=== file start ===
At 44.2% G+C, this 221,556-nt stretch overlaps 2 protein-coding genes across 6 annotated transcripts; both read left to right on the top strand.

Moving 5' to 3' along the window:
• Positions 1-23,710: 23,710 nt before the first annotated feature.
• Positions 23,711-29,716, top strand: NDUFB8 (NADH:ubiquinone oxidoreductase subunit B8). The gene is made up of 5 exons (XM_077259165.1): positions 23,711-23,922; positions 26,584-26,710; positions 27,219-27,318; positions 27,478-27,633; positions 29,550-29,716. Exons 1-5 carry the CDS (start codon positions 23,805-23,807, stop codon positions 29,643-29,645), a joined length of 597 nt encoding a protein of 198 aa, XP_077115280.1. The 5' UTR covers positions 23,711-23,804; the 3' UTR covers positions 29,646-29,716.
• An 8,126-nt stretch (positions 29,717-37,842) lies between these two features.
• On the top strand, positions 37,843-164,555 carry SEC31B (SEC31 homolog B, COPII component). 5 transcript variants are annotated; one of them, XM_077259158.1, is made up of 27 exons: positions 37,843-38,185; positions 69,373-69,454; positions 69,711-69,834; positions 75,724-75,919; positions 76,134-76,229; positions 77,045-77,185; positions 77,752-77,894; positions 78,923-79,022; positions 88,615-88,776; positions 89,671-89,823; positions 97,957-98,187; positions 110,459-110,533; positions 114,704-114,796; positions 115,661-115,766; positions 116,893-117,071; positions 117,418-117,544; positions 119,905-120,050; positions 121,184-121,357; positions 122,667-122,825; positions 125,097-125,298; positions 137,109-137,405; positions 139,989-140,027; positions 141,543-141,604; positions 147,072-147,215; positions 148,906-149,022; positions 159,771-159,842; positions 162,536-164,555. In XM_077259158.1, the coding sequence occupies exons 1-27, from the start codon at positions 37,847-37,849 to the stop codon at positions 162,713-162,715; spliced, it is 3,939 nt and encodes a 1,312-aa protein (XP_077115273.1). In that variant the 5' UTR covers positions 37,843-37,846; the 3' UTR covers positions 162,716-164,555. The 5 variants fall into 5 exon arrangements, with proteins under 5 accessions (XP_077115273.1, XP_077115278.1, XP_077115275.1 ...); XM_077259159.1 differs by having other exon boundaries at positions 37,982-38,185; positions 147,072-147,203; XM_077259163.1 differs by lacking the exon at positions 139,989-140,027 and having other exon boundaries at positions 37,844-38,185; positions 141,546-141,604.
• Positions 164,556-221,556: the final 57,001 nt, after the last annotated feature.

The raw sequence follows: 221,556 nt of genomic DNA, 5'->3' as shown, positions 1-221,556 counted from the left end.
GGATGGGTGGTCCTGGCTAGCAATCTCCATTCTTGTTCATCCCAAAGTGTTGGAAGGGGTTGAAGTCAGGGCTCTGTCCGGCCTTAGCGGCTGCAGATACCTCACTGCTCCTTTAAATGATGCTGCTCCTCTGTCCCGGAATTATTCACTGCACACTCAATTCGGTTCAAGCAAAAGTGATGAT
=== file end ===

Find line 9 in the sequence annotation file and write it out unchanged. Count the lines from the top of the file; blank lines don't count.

GGATGGGTGGTCCTGGCTAGCAATCTCCATTCTTGTTCATCCCAAAGTGTTGGAAGGGGTTGAAGTCAGGGCTCTGTCCGGCCTTAGCGGCTGCAGATACCTCACTGCTCCTTTAAATGATGCTGCTCCTCTGTCCCGGAATTATTCACTGCACACTCAATTCGGTTCAAGCAAAAGTGATGAT